8.2. Permaculture Entrepreneurship and the National Welfare System

The changes in cultural and social capital bring about a transformation of world views, and criticisms of the current social order are articulated. The implications of these changes to one’s world view are profound and widespread among PEs; however, families with small children have more difficulties in moving towards what they consider to be a position at the dangerous edge between an ecological life and living as poor families. In many areas they must articulate criticisms of the consumption society but, concerning the education and health of their children, those criticisms have not yet been incorporated into practice.
Brazil is a country of dramatic social inequalities, in which middle-class individuals distinguish themselves from the poor through their higher consumption levels [60], while access to private health and education are central components of middle-class consumption. A middle-class family is likely to have access to private health insurance by paying it directly or through the employer’s health insurance of a family member. Health insurance and access to private hospitals are taken-for-granted goods of the middle class, and even the lower-middle class pay for more affordable health insurance.
The public health system is mostly used by the low-income population. The Brazilian public health system is driven by the principles of the so-called Unified Health System (SUS), which has increased access to health care for a significant proportion of the Brazilian population, mostly its low-income citizens. Until recently, several advances were made, with investments in science and technology, primary care, and a substantial decentralization of health care [61]. However, in spite of the clear improvements and heavy investments, the system is inefficient and presents many problems.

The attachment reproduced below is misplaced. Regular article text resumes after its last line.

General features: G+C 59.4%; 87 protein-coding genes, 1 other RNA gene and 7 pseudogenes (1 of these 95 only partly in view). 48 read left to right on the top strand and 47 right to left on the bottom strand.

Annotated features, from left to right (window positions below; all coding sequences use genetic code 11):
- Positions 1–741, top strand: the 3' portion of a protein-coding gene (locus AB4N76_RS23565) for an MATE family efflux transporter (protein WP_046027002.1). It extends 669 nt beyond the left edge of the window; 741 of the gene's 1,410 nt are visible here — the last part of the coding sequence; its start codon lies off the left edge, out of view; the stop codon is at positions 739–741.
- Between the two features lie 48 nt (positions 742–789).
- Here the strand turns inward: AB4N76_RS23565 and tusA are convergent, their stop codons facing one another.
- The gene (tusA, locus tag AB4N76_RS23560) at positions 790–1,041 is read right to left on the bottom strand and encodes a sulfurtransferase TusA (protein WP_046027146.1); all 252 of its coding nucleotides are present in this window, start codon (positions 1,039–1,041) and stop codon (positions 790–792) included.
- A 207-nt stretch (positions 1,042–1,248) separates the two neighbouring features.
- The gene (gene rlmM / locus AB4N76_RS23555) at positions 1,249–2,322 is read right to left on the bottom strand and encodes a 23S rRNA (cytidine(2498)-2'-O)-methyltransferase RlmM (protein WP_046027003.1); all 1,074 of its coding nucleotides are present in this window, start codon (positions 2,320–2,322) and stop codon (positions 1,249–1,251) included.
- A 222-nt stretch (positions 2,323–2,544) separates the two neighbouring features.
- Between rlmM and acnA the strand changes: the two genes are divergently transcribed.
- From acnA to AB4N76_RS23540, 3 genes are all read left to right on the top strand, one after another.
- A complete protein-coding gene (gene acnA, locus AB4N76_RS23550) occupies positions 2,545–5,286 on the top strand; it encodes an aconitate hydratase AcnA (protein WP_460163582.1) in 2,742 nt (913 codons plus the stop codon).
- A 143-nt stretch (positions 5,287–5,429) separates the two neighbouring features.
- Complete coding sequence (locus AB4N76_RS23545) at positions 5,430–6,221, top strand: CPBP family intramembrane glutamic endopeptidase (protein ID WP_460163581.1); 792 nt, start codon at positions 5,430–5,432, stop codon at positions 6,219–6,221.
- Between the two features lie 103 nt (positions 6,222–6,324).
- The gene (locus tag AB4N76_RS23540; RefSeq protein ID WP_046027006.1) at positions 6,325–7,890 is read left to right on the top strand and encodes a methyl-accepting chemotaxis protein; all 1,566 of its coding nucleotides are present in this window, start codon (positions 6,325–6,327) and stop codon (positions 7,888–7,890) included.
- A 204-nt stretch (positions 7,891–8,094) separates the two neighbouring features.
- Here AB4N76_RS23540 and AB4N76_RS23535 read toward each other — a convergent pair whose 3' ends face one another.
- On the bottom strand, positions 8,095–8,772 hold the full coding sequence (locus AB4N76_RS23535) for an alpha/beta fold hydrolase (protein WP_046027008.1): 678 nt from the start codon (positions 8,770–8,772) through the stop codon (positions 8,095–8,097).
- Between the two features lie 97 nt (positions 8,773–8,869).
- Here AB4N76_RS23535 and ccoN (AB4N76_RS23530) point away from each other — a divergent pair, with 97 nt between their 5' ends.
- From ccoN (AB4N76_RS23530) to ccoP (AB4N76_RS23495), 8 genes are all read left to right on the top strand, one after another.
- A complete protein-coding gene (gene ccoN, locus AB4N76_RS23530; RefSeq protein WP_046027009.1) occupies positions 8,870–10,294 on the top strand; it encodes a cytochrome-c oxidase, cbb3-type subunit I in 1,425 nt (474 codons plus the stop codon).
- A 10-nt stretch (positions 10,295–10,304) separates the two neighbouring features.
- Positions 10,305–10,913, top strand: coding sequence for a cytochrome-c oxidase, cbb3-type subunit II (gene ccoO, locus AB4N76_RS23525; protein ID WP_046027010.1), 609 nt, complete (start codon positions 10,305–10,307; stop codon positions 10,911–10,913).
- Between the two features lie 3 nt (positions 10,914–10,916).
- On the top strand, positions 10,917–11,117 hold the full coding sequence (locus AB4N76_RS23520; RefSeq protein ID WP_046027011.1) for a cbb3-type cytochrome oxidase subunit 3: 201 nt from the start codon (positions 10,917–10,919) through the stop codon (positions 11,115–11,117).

When a person decides to move into permaculture, it means moving to a situation of self-employment and, very likely, a lower level of income. The possibility of losing access to private health care could become a central issue for a potential PE. Another important good for the middle class is private schooling for their children: here too, moving into permaculture with a lower income can be problematic for some middle-class individuals:
“When moving into permaculture, private education for the kids and health insurance could not be excluded from our list. We have small children, and to depend on the public health system or public schools is not a good thing”
The middle class does not entirely trust the public health system, though several PEs have a different attitude, as they have a more complex image about the way health is understood and managed in Brazil. Most permaculture farmers reinterpret the role of private health insurance in their lives, stating that they use the public system combined with alternative medicine. Having a reduced income drives them to be less dependent on private health insurance, and even less reliant on mainstream medicine, so to become dependent on the public health system does not represent a barrier to their moving into permaculture. PEs argue that the social organization of medicine in Brazil needs to be revised, and mainstream medical knowledge is treated with some restraint. Interviewees were fiercely critical of the simple treatment of patients by mainstream medicine:
“When people talk about treatment, it is embedded in their discourse, the idea of individual treatment, so they are more likely to treat the effect in the individual than the cause of the disease, which is more likely to be caused by the way we live in contemporary society.”
“We don’t have private health insurance, we’ve never had health insurance, we used the SUS. For some time now, Eve (his wife) needed physical therapy…the SUS was creating a lot of difficulties. We tried some alternative ways and it went a little slower, then we paid for some private consultations to be able to solve the problem, and it wasn’t cool, so we decided to pay for health insurance. We’re going to look for other alternatives as well, other medical alternatives for later. We see that mainstream medicine itself does not provide what we want.”
The transformation towards an ecological habitus challenges the previous ways of understanding several areas of economic and social life, not only how to produce and consume food, but also how health and education are managed in contemporary society. Permaculture practitioners struggle to find news way to manage their own private health, choosing to be less dependent on private health insurance, paying more attention to prevention, but struggling to keep their children in private schools, which are essentially a core value for the urban middle classes. The education of their children is still an unresolved question for many interviewees, as they consider public schools unable to provide a quality education, and there was no criticism of the social capital acquired in a private school. Permaculture practitioners move away from their social capital and rebuild their cultural capital, but the choices they make for their children are still embedded in a middle-class habitus.